In 2003, Stanley Tigerman and William Martin asked fourteen architects to design seven gateways to the city on behalf of the Chicago Central Area Committee, and published the results in a book called “Visionary Chicago Architecture” in December of 2004. The architects were separated into two groups of seven, where one group was considered older and more established, and the other, younger and less established. Each member of one group had a different gateway project assigned to them, and those projects were paralleled in the other group. Brad Lynch, as part of the younger group, was assigned the Chinatown Gateway.
A tangle of infrastructures currently isolates Chinatown from its surroundings. To make a visual and functional gateway to the area, we propose a lantern-like transportation hub combining CTA and Metra into a centralized mass with retail, markets, restaurants, and parking. The Chinatown Gateway addresses the neighborhood’s potential as a transportation hub and portal to downtown, while emphasizing Chinatown’s status as a cultural destination.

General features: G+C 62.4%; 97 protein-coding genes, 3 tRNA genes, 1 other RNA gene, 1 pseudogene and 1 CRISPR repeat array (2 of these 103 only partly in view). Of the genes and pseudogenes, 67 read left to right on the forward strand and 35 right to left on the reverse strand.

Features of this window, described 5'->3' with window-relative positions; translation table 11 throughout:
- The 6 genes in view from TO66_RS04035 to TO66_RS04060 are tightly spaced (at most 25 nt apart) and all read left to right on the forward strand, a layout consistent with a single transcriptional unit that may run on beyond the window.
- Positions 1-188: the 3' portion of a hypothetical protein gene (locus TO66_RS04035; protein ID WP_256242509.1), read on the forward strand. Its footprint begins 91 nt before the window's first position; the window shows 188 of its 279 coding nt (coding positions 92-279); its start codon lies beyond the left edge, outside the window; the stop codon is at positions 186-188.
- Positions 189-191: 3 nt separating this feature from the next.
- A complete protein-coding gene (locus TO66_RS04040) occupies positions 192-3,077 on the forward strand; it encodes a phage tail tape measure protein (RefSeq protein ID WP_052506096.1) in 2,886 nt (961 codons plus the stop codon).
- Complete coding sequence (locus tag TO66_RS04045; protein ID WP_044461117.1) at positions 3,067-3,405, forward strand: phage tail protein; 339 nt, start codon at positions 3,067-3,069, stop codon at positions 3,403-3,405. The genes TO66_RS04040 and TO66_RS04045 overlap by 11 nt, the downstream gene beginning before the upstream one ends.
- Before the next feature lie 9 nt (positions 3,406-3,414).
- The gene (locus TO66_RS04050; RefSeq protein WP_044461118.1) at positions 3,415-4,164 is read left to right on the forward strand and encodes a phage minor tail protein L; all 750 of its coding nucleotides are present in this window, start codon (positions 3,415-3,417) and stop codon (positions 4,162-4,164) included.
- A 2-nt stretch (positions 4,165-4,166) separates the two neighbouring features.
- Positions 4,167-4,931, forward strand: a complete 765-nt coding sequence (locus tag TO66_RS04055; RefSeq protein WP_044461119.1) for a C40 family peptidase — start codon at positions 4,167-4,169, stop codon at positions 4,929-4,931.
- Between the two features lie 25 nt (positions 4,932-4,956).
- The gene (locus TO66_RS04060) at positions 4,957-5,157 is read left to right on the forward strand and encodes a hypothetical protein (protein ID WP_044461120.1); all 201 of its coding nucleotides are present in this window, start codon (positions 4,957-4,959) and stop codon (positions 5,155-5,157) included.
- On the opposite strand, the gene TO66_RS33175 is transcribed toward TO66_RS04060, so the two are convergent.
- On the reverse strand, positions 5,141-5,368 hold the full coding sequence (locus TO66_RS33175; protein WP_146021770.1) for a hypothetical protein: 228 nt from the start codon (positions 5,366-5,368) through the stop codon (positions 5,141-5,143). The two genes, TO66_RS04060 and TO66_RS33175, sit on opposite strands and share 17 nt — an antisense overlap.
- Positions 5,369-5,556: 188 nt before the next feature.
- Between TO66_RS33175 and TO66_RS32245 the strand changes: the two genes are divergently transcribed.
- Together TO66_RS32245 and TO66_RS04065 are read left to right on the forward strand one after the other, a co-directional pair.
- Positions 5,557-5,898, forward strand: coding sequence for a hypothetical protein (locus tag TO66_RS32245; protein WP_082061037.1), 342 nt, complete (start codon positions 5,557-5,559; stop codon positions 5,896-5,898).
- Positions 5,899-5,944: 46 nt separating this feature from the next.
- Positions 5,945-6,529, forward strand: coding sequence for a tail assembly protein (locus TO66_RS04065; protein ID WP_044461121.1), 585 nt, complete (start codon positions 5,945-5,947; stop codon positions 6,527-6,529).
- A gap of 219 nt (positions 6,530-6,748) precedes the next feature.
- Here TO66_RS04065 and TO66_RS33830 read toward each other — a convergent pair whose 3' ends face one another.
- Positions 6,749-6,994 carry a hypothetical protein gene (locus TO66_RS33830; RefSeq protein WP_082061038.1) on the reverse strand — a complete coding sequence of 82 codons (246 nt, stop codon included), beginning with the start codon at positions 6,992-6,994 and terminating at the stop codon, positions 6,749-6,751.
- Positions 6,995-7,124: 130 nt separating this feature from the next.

The Gateway building is a version of a cable-stayed structure: poured-in-place concrete cores support a structural system of pre-cast, post-tensioned concrete elements that hang over the rail lines. Translucent cast-concrete panels hang at the building’s perimeter, admitting natural light by day and lending the structure a lantern-like quality at night. Rooftop gardens feature patios for public seating, and openings in the roof provide natural light and ventilation to the market and parking below.
1,814,300 square feet
C.E. Anderson & Associates, Structural
Nance, Kevin. “Vision Quest,” Chicago Sun-Times, 17 June 2005.
Tigerman, Stanley and Martin, William. Visionary Chicago Architecture (Chicago: CCAC, 2004), 37–46.